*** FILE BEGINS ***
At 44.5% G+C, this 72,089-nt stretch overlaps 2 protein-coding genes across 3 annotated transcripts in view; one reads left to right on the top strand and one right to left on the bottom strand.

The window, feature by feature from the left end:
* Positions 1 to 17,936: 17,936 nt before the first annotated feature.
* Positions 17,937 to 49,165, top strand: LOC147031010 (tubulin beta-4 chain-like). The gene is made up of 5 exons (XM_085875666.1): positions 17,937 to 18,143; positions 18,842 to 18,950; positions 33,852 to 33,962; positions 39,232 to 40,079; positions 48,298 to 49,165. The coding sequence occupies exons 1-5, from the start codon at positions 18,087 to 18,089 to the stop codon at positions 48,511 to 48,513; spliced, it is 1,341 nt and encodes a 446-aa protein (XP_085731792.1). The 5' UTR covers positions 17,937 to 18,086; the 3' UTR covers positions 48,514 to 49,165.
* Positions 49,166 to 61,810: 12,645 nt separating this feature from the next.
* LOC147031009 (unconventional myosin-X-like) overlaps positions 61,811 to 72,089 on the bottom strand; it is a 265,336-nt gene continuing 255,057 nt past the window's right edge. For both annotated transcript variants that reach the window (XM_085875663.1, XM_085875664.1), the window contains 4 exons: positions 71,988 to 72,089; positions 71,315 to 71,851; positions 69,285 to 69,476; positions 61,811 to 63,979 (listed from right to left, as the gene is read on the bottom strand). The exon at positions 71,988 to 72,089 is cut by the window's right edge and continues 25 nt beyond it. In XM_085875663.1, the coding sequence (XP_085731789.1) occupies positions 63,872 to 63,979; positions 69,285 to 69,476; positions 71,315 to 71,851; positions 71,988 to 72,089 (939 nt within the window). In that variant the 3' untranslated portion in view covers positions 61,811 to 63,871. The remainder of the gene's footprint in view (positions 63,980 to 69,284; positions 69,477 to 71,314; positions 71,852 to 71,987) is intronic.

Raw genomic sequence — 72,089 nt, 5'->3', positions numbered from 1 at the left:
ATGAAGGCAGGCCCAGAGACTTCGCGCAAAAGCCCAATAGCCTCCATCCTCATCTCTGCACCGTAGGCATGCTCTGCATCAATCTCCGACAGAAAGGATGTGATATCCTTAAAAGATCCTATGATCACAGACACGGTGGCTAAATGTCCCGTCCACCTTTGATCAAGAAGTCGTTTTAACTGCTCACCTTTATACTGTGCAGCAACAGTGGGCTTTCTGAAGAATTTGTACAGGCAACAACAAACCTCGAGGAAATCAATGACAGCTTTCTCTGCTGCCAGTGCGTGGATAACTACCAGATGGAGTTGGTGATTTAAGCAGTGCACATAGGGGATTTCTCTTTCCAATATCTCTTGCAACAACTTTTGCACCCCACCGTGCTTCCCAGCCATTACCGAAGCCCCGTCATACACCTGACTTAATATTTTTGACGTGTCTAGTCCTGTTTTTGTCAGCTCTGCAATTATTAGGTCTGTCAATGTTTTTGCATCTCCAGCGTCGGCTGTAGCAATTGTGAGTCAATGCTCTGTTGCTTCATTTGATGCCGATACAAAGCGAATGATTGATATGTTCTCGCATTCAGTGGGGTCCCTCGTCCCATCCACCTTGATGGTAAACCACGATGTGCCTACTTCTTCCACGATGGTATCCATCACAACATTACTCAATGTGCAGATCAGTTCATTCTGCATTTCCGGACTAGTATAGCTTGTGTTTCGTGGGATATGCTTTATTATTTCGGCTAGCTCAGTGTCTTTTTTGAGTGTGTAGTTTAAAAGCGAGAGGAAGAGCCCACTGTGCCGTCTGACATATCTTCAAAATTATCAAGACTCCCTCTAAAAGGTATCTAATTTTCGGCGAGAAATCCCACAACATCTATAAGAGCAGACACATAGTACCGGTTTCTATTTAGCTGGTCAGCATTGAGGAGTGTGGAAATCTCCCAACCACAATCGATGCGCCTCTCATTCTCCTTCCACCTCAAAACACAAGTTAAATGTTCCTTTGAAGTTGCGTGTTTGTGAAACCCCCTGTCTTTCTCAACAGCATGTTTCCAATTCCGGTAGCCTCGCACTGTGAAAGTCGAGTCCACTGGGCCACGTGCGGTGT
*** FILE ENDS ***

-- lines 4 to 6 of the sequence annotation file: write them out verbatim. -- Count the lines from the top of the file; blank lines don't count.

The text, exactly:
* Positions 17,937 to 49,165, top strand: LOC147031010 (tubulin beta-4 chain-like). The gene is made up of 5 exons (XM_085875666.1): positions 17,937 to 18,143; positions 18,842 to 18,950; positions 33,852 to 33,962; positions 39,232 to 40,079; positions 48,298 to 49,165. The coding sequence occupies exons 1-5, from the start codon at positions 18,087 to 18,089 to the stop codon at positions 48,511 to 48,513; spliced, it is 1,341 nt and encodes a 446-aa protein (XP_085731792.1). The 5' UTR covers positions 17,937 to 18,086; the 3' UTR covers positions 48,514 to 49,165.
* Positions 49,166 to 61,810: 12,645 nt separating this feature from the next.
* LOC147031009 (unconventional myosin-X-like) overlaps positions 61,811 to 72,089 on the bottom strand; it is a 265,336-nt gene continuing 255,057 nt past the window's right edge. For both annotated transcript variants that reach the window (XM_085875663.1, XM_085875664.1), the window contains 4 exons: positions 71,988 to 72,089; positions 71,315 to 71,851; positions 69,285 to 69,476; positions 61,811 to 63,979 (listed from right to left, as the gene is read on the bottom strand). The exon at positions 71,988 to 72,089 is cut by the window's right edge and continues 25 nt beyond it. In XM_085875663.1, the coding sequence (XP_085731789.1) occupies positions 63,872 to 63,979; positions 69,285 to 69,476; positions 71,315 to 71,851; positions 71,988 to 72,089 (939 nt within the window). In that variant the 3' untranslated portion in view covers positions 61,811 to 63,871. The remainder of the gene's footprint in view (positions 63,980 to 69,284; positions 69,477 to 71,314; positions 71,852 to 71,987) is intronic.